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Here is my example classes :

template<typename T> class MyClassVector
{
    public:
        inline const std::vector<T>& data() const
        {
            return _data;
        }

    protected:
        std::vector<T> _data;
};

template<typename T, unsigned int SIZE> class MyClassArray
{
    public:
        inline const /* SOMETHING */ data() const
        {
            return _data; // OR SOMETHING ELSE
        }

    protected:
        T _data[SIZE];
};

My question is : what is the equivalent of the MyClassVector data() function for the MyClassArray class to return a constant reference to the underlying _data container ?

Thank you very much !

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5 Answers 5

up vote 4 down vote accepted

There are two ways to do this: The direct and the readable:

Direct:

inline T const (& data() const)[SIZE] {
  return _data;
}

Readable:

typedef T Data[Size];
inline Data const& data() const {
  return _data;
}
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Why not just expose the array as pointer to const instance of T? And also the the size of the array?

template<typename T, std::size_t SIZE>
class MyClassArray {
public:
    inline const int* data() const
    {
        return _data;
    }

    inline std::size_t size() const
    {
        return SIZE;
    }

protected:
    std::size_t _data[SIZE];
};

There is an analogous approach: see std::string class, c_str() and size() member functions.

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The closest syntax would be returning a reference to a an array of const T. The simple way of writting that is by means of typedefs:

template <typename T, unsigned int N>
class MyClassArray {
public:
   typedef T array_t[N];
   typedef const T carray_t[N];
   array_t _data;

   carray_t& data() const {
      return _data;
   }
};

The harder to read way is actually spelling the type in the function declaration:

const T (&foo() const)[N] {
   return _data;
}
share|improve this answer
    
Aw, shoot. Now I see your answer. +1, gunslinger. –  bitmask Aug 8 '12 at 4:08
    
@bitmask: Neither of us was precisely fast... +1 to your answer (how can I not agree with myself :) –  David Rodríguez - dribeas Aug 8 '12 at 4:21

There's no way to do this typesafely since arrays just decay to a pointer. The equivalent would be returning a const pointer, but then the caller has no way to know the size.

Anyway, there's no reason to use raw arrays anymore. Std::array would solve the problem and be much nicer to work with as well.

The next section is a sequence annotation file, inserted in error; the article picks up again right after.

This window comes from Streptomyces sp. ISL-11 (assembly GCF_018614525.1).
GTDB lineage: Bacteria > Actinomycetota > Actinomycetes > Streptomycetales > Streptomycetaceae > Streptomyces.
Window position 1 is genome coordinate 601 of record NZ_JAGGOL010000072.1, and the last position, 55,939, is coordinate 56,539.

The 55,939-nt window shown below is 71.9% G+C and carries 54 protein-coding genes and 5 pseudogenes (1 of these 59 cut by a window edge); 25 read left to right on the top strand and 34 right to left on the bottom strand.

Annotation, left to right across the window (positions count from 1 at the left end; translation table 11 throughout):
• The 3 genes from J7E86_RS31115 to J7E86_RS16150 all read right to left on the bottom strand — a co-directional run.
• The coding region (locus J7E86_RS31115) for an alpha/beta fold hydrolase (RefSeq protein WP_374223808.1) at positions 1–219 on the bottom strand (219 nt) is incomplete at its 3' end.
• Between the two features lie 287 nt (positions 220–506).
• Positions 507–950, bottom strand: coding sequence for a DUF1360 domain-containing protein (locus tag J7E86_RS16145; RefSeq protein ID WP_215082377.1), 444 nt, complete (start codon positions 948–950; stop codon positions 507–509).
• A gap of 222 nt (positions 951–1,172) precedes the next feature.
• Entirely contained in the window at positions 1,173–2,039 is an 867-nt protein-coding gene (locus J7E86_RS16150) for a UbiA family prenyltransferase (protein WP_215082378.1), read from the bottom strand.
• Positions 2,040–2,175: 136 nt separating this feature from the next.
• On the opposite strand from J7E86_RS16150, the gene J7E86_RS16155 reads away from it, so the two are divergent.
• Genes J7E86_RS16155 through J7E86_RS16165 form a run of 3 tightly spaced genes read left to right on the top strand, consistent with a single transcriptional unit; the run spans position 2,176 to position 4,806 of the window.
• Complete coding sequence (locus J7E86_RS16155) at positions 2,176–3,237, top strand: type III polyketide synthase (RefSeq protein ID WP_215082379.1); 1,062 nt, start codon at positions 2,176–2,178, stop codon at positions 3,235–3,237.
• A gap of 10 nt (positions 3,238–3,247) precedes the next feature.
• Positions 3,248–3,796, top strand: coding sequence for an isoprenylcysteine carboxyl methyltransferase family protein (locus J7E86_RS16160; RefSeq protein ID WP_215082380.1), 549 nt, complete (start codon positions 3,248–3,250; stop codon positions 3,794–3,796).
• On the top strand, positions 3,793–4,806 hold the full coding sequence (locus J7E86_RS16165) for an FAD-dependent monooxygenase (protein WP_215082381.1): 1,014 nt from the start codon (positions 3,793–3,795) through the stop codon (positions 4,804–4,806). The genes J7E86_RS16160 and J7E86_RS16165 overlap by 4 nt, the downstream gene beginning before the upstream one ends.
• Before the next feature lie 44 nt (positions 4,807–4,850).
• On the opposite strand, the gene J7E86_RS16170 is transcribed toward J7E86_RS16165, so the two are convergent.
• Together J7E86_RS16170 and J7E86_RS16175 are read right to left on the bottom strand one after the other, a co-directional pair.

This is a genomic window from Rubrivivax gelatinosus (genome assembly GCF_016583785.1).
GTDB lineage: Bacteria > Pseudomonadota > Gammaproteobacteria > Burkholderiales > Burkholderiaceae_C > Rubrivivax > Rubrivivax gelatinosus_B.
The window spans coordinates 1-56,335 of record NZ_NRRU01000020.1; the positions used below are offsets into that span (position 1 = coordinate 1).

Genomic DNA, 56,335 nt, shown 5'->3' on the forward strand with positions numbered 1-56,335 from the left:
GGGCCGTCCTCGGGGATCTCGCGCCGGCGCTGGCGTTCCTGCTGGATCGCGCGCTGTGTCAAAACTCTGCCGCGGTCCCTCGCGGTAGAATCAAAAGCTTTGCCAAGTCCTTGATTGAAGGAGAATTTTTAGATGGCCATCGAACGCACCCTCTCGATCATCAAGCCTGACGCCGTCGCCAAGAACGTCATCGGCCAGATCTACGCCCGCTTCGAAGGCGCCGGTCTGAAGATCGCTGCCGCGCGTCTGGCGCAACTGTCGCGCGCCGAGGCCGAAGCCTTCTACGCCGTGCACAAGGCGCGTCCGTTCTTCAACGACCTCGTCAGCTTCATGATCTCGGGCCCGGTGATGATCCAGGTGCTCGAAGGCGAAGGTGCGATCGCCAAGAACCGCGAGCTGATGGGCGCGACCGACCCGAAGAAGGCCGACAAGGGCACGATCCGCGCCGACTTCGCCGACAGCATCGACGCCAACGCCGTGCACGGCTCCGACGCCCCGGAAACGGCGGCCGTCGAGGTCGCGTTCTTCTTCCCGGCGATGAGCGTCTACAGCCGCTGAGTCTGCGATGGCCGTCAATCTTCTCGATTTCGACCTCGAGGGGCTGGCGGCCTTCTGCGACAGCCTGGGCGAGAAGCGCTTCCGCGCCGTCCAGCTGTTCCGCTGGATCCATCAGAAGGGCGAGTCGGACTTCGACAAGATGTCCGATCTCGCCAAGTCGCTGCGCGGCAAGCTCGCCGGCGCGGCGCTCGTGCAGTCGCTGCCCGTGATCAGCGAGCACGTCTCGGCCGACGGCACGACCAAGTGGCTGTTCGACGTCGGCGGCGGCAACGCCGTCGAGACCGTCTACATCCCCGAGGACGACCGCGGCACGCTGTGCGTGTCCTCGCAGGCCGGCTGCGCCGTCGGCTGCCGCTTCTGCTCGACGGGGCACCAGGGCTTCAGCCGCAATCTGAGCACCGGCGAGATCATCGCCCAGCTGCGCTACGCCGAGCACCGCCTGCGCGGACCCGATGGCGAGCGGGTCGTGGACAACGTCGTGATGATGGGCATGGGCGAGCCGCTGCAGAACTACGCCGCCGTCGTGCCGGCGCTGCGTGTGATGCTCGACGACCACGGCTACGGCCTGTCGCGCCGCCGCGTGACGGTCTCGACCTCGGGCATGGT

Edit, nevermind it is possible to pass references to raw arrays (see above). That doesn't mean you should do it though. std::array is better.

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Uh, why was this downvoted? –  Antimony Aug 8 '12 at 3:09
    
I didn't downvote, but it is possible to return a reference to an array; it won't decay automatically. –  Mehrdad Aug 8 '12 at 3:09
    
Oh ok. I didn't realize that. –  Antimony Aug 8 '12 at 3:12
2  
I downvoted because you can, in fact, return a type-safe reference. Sorry it took me a few minutes to explain, I was discovering that I had completely forgotten the syntax. –  Puppy Aug 8 '12 at 3:13
    
@Dead thanks for the explanation. It's really frustrating to get downvoted and have no idea why, or whether anything I said was wrong. Now I've learned something. –  Antimony Aug 8 '12 at 3:27

You can return a const reference to a SIZE sized array of T. I have no idea what the syntax for this is, but you can use type traits to produce it. But more relevantly, you are simply poorly duplicating std::array<T, N>, which can also be found in Boost/TR1, so it's a tad of a waste of time.

#include <type_traits>

class X {
    int arr[5];
    std::add_reference<std::add_const<int[5]>::type>::type foo() {
        return arr;
    }
};

This will return a size-aware const reference to your array.

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The syntax is very ugly: inline const T(&data() const)[SIZE] –  Jesse Good Aug 8 '12 at 3:18
    
That should probably be std::add_lvalue_reference.According to g++4.7 the result will not be what the user wants, but rather int const* --although to be honest I don't quite understand why. –  David Rodríguez - dribeas Aug 8 '12 at 4:05
    
Since the int and the 5 are actually template arguments, you'll need two typenames thrown in there. –  bitmask Aug 8 '12 at 4:10
    
Oh, I don't, but the OP would. MSDN doesn't mention a std::add_lvalue_reference. –  Puppy Aug 8 '12 at 4:45
    
@DeadMG: I was reading the standard (n3337, first draft after approved standard, only editorial changes) and there are two add reference metafunctions: add_lvalue_reference and add_rvalue_reference (§20.9.2/§20.9.7.2) –  David Rodríguez - dribeas Aug 8 '12 at 11:51

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